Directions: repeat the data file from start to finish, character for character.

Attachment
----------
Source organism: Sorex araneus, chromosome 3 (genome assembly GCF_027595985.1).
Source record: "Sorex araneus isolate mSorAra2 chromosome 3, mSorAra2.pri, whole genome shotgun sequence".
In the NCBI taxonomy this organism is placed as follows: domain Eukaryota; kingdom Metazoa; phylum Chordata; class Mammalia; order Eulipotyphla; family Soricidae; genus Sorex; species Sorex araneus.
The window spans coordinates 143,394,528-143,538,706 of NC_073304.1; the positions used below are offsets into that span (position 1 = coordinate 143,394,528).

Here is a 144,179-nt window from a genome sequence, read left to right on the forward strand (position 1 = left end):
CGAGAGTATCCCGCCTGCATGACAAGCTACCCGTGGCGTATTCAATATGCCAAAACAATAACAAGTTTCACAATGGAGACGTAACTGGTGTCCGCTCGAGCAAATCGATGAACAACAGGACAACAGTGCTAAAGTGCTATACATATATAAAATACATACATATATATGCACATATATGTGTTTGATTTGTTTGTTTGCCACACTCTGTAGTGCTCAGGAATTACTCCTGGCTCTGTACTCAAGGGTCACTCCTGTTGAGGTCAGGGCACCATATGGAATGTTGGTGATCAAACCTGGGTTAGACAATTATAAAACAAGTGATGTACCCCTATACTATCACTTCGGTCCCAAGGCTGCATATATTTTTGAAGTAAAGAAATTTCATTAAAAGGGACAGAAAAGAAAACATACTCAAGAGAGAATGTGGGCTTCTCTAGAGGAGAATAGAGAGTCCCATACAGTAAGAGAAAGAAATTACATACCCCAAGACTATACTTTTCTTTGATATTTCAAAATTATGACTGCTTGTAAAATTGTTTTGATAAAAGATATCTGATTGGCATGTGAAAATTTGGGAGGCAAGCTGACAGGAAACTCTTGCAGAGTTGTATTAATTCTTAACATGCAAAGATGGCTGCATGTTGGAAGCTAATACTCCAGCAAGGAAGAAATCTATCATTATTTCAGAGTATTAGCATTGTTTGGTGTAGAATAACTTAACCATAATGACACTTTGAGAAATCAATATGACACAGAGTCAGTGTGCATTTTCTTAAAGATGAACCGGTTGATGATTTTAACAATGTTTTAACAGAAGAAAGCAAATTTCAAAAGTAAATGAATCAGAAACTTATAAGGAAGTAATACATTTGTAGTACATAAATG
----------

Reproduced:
Source organism: Sorex araneus, chromosome 3 (genome assembly GCF_027595985.1).
Source record: "Sorex araneus isolate mSorAra2 chromosome 3, mSorAra2.pri, whole genome shotgun sequence".
In the NCBI taxonomy this organism is placed as follows: domain Eukaryota; kingdom Metazoa; phylum Chordata; class Mammalia; order Eulipotyphla; family Soricidae; genus Sorex; species Sorex araneus.
The window spans coordinates 143,394,528-143,538,706 of NC_073304.1; the positions used below are offsets into that span (position 1 = coordinate 143,394,528).

Here is a 144,179-nt window from a genome sequence, read left to right on the forward strand (position 1 = left end):
CGAGAGTATCCCGCCTGCATGACAAGCTACCCGTGGCGTATTCAATATGCCAAAACAATAACAAGTTTCACAATGGAGACGTAACTGGTGTCCGCTCGAGCAAATCGATGAACAACAGGACAACAGTGCTAAAGTGCTATACATATATAAAATACATACATATATATGCACATATATGTGTTTGATTTGTTTGTTTGCCACACTCTGTAGTGCTCAGGAATTACTCCTGGCTCTGTACTCAAGGGTCACTCCTGTTGAGGTCAGGGCACCATATGGAATGTTGGTGATCAAACCTGGGTTAGACAATTATAAAACAAGTGATGTACCCCTATACTATCACTTCGGTCCCAAGGCTGCATATATTTTTGAAGTAAAGAAATTTCATTAAAAGGGACAGAAAAGAAAACATACTCAAGAGAGAATGTGGGCTTCTCTAGAGGAGAATAGAGAGTCCCATACAGTAAGAGAAAGAAATTACATACCCCAAGACTATACTTTTCTTTGATATTTCAAAATTATGACTGCTTGTAAAATTGTTTTGATAAAAGATATCTGATTGGCATGTGAAAATTTGGGAGGCAAGCTGACAGGAAACTCTTGCAGAGTTGTATTAATTCTTAACATGCAAAGATGGCTGCATGTTGGAAGCTAATACTCCAGCAAGGAAGAAATCTATCATTATTTCAGAGTATTAGCATTGTTTGGTGTAGAATAACTTAACCATAATGACACTTTGAGAAATCAATATGACACAGAGTCAGTGTGCATTTTCTTAAAGATGAACCGGTTGATGATTTTAACAATGTTTTAACAGAAGAAAGCAAATTTCAAAAGTAAATGAATCAGAAACTTATAAGGAAGTAATACATTTGTAGTACATAAATG